Date of this Version
I examined six ways of selecting forecasting methods: Convenience, “what’s easy,” is inexpensive, but risky. Market popularity, “what others do,” sounds appealing but is unlikely to be of value because popularity and success may not be related and because it overlooks some methods. Structured judgment, “what experts advise,” which is to rate methods against prespecified criteria, is promising. Statistical criteria, “what should work,” are widely used and valuable, but risky if applied narrowly. Relative track records, “what has worked in this situation,” are expensive because they depend on conducting evaluation studies. Guidelines from prior research, “what works in this type of situation,” relies on published research and offers a low-cost, effective approach to selection. Using a systematic review of prior research, I developed a flow chart to guide forecasters in selecting among ten forecasting methods. Some key findings: Given enough data, quantitative methods are more accurate than judgmental methods. When large changes are expected, causal methods are more accurate than naive methods. Simple methods are preferable to complex methods; they are easier to understand, less expensive, and seldom less accurate. To select a judgmental method, determine whether there are large changes, frequent forecasts, conflicts among decision makers, and policy considerations. To select a quantitative method, consider the level of knowledge about relationships, the amount of change involved, the type of data, the need for policy analysis, and the extent of domain knowledge. When selection is difficult, combine forecasts from different methods.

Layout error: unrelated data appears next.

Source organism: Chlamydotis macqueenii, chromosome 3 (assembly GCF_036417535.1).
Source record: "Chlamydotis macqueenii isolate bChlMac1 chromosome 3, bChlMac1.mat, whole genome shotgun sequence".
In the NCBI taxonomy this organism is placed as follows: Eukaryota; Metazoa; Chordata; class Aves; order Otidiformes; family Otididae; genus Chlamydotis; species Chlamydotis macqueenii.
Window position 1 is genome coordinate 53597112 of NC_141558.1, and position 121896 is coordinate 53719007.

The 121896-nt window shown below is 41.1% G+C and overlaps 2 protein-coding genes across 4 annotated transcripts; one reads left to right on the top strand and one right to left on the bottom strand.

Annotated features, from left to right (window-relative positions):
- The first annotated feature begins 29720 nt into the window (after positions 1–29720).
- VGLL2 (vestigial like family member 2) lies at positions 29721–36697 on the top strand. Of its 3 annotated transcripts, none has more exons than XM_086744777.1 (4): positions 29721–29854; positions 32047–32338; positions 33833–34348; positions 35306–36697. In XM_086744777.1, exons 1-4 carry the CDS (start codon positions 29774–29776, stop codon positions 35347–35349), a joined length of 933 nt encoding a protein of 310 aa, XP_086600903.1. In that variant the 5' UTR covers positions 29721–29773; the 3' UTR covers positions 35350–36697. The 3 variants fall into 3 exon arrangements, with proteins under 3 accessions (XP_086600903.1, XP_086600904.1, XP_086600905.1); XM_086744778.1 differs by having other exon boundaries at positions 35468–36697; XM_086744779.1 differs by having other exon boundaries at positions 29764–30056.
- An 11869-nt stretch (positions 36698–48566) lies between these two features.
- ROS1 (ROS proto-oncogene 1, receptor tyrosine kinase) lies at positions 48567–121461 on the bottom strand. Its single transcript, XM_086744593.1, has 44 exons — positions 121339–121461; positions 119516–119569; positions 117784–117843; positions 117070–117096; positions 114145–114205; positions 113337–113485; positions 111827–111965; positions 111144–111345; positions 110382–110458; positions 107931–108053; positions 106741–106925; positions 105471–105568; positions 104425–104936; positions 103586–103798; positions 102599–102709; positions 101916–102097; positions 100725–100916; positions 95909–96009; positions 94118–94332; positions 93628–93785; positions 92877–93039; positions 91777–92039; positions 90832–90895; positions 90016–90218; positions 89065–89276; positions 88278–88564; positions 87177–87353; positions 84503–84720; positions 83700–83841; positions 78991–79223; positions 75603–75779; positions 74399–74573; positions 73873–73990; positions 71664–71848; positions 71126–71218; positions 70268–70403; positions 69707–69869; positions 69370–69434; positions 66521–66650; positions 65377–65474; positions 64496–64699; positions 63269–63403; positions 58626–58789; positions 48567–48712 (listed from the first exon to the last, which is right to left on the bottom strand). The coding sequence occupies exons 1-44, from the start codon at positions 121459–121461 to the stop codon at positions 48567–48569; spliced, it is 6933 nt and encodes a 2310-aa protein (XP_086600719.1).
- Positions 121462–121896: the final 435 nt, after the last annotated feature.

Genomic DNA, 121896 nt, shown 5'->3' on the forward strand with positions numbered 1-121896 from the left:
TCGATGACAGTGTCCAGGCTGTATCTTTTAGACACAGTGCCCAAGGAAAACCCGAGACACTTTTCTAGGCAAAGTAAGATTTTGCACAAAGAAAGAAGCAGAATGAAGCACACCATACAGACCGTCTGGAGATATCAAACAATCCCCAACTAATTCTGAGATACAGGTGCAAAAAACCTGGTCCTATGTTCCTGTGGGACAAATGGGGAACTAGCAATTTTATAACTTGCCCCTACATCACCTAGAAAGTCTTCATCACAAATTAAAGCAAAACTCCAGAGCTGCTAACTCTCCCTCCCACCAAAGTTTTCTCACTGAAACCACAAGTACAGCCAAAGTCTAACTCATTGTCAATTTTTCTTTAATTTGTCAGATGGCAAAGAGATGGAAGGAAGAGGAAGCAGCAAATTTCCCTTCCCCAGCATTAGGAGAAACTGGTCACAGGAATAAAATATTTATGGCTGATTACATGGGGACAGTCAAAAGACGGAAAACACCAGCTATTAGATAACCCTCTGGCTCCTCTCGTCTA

Date Posted: 24 May 2011
This document has been peer reviewed.